Moon’s approval rating dips amid housing market turmoil: Realmeter
SEOUL, President Moon Jae-in’s approval rating has fallen marginally amid concerns over the growing turmoil in the country’s housing rent market, a poll showed Monday.
In the Realmeter survey of 2,536 voters nationwide from last Monday through Friday, the approval rating of Moon’s presidency stood at 44.9 percent, down 0.7 percentage point from a week earlier.
The proportion of those who gave a negative assessment of Moon rose 1.3 percentage points to 50.9 percent. Of those surveyed, 4.2 percent said they were either unsure or declined to assess Moon’s performance.
The survey’s margin of error was plus or minus 1.9 percentage points.
In particular, support for Moon among those in their 30s tumbled 8.1 percentage points to 45.5 percent, while approval from women in general also dropped 3.8 percentage points to 45 percent.
In terms of region, the president’s approval in Daegu and North Gyeongsang Province dropped 4.5 percentage points to 30.2 percent, while support from Seoul also slid 3.4 percentage points to 43.3 percent.
Support from Busan, Ulsan and South Gyeongsang Province climbed 4.5 percentage points to 45.4 percent. Moon also saw hikes in approval from those in their 50s and students.
The approval rating for the ruling Democratic Party (DP) also fell marginally, down 0.3 percentage point to 34.8 percent. Support for the main opposition People Power Party climbed 1.6 percentage points to 28.9 percent.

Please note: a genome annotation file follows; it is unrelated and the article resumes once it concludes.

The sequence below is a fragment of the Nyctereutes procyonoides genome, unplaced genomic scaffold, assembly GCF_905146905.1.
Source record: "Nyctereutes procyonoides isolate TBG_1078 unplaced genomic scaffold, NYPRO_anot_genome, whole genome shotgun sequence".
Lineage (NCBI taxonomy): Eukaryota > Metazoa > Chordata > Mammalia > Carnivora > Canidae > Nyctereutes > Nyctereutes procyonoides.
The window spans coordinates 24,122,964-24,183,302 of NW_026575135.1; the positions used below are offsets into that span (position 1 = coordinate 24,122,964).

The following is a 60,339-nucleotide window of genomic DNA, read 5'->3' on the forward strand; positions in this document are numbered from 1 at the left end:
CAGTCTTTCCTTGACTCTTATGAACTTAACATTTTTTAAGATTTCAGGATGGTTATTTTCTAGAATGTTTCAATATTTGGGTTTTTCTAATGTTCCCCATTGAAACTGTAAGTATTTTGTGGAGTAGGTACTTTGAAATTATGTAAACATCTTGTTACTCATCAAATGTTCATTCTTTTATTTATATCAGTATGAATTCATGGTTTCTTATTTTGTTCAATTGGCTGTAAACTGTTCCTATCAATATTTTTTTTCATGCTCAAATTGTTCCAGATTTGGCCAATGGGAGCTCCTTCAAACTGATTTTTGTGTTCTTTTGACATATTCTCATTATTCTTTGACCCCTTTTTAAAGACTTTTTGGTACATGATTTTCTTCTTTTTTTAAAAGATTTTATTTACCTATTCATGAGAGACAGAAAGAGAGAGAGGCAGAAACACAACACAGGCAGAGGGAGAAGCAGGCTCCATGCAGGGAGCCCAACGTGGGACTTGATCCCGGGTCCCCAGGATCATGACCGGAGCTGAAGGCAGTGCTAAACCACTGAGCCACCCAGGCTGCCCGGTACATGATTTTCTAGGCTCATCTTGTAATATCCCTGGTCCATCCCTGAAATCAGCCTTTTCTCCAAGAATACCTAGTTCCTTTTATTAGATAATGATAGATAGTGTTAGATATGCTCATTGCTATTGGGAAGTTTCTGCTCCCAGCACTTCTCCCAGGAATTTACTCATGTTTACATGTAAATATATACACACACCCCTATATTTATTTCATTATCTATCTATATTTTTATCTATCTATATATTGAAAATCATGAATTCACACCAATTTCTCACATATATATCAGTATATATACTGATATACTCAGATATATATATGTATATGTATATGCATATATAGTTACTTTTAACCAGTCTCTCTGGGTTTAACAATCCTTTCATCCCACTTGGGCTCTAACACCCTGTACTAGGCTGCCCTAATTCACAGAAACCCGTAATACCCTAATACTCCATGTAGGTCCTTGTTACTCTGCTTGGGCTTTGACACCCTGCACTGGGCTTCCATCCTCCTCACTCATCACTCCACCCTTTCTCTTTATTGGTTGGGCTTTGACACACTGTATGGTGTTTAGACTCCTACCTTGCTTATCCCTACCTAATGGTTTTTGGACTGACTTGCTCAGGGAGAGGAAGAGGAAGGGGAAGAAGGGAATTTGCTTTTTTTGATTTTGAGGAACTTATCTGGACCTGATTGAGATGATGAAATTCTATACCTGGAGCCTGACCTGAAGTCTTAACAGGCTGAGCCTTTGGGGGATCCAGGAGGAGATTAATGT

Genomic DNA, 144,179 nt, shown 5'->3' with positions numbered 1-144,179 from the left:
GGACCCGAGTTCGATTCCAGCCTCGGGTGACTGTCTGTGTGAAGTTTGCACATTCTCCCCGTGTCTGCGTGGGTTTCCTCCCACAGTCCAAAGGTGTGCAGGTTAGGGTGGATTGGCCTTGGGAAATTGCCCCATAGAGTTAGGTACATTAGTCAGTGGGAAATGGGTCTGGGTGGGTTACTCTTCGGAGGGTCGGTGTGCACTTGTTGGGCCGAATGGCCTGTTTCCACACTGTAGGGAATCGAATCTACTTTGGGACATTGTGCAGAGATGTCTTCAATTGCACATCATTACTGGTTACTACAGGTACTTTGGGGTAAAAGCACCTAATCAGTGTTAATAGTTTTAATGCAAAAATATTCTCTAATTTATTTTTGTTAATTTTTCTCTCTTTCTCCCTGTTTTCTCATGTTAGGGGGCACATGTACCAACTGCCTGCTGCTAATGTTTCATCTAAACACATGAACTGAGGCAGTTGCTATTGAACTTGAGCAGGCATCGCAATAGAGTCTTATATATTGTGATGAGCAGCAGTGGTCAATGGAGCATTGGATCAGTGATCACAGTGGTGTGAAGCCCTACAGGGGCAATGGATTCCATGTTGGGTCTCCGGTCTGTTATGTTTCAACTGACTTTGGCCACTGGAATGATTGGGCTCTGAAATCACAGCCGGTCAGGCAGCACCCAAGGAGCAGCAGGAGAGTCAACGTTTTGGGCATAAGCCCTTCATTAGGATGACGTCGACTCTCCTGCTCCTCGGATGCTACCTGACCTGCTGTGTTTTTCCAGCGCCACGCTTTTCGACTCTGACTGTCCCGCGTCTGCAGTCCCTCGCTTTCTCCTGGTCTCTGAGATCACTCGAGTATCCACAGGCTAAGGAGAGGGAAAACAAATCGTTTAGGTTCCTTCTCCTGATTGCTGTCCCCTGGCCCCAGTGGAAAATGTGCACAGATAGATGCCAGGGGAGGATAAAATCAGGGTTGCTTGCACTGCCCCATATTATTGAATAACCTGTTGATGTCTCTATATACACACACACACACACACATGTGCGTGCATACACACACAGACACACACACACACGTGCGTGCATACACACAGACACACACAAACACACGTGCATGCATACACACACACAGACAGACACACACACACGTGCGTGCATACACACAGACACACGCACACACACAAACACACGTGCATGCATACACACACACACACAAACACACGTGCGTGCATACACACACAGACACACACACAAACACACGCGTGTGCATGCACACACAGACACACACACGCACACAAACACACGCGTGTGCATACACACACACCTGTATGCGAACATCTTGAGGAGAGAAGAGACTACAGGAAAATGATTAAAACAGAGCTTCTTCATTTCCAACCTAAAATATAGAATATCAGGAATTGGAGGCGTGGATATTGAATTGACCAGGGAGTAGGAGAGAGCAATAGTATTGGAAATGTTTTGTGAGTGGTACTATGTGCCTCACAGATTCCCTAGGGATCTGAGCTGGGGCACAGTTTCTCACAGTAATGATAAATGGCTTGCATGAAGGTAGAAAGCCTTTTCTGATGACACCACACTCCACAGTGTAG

Realmeter assessed that concerns over the slowing supply of “jeonse” property and other ongoing problems in the real estate market appears to have prompted the loss in confidence in the presidency and the ruling party.
Jeonse is a home rental arrangement unique to South Korea in which tenants pay a large sum of money as a deposit instead of paying monthly fees. In late July, three new laws aimed at stabilizing housing prices and protecting tenants were passed, but this has ended up freezing the jeonse market.
The polling firm also cited the DP’s move in revising its party constitution to compete in next year’s Seoul and Busan mayoral by-elections as a factor in the withdrawal of support from some moderates toward the ruling party.
The rule prohibits the party from fielding a candidate in a by-election if it is caused by its member losing its elected seat due to a “serious wrongdoing.”
The Seoul and Busan mayoral seats were left vacant earlier this year by two DP members, Park Won-soon and Oh Keo-don, after they were accused of sexual misconduct.
Source: Yonhap News Agency